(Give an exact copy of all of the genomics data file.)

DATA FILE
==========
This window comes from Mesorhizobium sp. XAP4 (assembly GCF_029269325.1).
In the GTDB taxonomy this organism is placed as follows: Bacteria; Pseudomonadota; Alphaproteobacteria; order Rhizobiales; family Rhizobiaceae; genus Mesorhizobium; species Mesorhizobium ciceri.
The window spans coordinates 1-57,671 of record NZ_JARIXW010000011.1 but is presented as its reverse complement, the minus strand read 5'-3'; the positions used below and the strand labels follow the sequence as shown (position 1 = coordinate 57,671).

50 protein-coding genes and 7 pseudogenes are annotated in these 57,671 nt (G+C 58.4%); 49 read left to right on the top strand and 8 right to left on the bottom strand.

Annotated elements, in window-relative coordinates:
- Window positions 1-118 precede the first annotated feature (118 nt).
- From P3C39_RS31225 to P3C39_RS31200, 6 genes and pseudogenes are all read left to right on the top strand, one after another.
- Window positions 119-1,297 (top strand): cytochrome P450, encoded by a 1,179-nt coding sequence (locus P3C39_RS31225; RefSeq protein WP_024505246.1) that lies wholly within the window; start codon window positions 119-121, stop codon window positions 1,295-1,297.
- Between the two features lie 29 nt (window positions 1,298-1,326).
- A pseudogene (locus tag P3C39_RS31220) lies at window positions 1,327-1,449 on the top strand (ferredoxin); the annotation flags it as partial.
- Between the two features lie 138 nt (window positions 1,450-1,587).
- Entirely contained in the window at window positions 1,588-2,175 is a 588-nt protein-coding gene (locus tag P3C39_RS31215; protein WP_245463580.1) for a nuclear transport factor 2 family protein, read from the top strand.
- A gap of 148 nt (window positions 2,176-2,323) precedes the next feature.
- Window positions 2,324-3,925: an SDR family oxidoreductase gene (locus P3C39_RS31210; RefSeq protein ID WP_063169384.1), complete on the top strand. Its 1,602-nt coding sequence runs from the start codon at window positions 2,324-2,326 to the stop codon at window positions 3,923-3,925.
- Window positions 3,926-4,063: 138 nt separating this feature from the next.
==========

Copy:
This window comes from Mesorhizobium sp. XAP4 (assembly GCF_029269325.1).
In the GTDB taxonomy this organism is placed as follows: Bacteria; Pseudomonadota; Alphaproteobacteria; order Rhizobiales; family Rhizobiaceae; genus Mesorhizobium; species Mesorhizobium ciceri.
The window spans coordinates 1-57,671 of record NZ_JARIXW010000011.1 but is presented as its reverse complement, the minus strand read 5'-3'; the positions used below and the strand labels follow the sequence as shown (position 1 = coordinate 57,671).

50 protein-coding genes and 7 pseudogenes are annotated in these 57,671 nt (G+C 58.4%); 49 read left to right on the top strand and 8 right to left on the bottom strand.

Annotated elements, in window-relative coordinates:
- Window positions 1-118 precede the first annotated feature (118 nt).
- From P3C39_RS31225 to P3C39_RS31200, 6 genes and pseudogenes are all read left to right on the top strand, one after another.
- Window positions 119-1,297 (top strand): cytochrome P450, encoded by a 1,179-nt coding sequence (locus P3C39_RS31225; RefSeq protein WP_024505246.1) that lies wholly within the window; start codon window positions 119-121, stop codon window positions 1,295-1,297.
- Between the two features lie 29 nt (window positions 1,298-1,326).
- A pseudogene (locus tag P3C39_RS31220) lies at window positions 1,327-1,449 on the top strand (ferredoxin); the annotation flags it as partial.
- Between the two features lie 138 nt (window positions 1,450-1,587).
- Entirely contained in the window at window positions 1,588-2,175 is a 588-nt protein-coding gene (locus tag P3C39_RS31215; protein WP_245463580.1) for a nuclear transport factor 2 family protein, read from the top strand.
- A gap of 148 nt (window positions 2,176-2,323) precedes the next feature.
- Window positions 2,324-3,925: an SDR family oxidoreductase gene (locus P3C39_RS31210; RefSeq protein ID WP_063169384.1), complete on the top strand. Its 1,602-nt coding sequence runs from the start codon at window positions 2,324-2,326 to the stop codon at window positions 3,923-3,925.
- Window positions 3,926-4,063: 138 nt separating this feature from the next.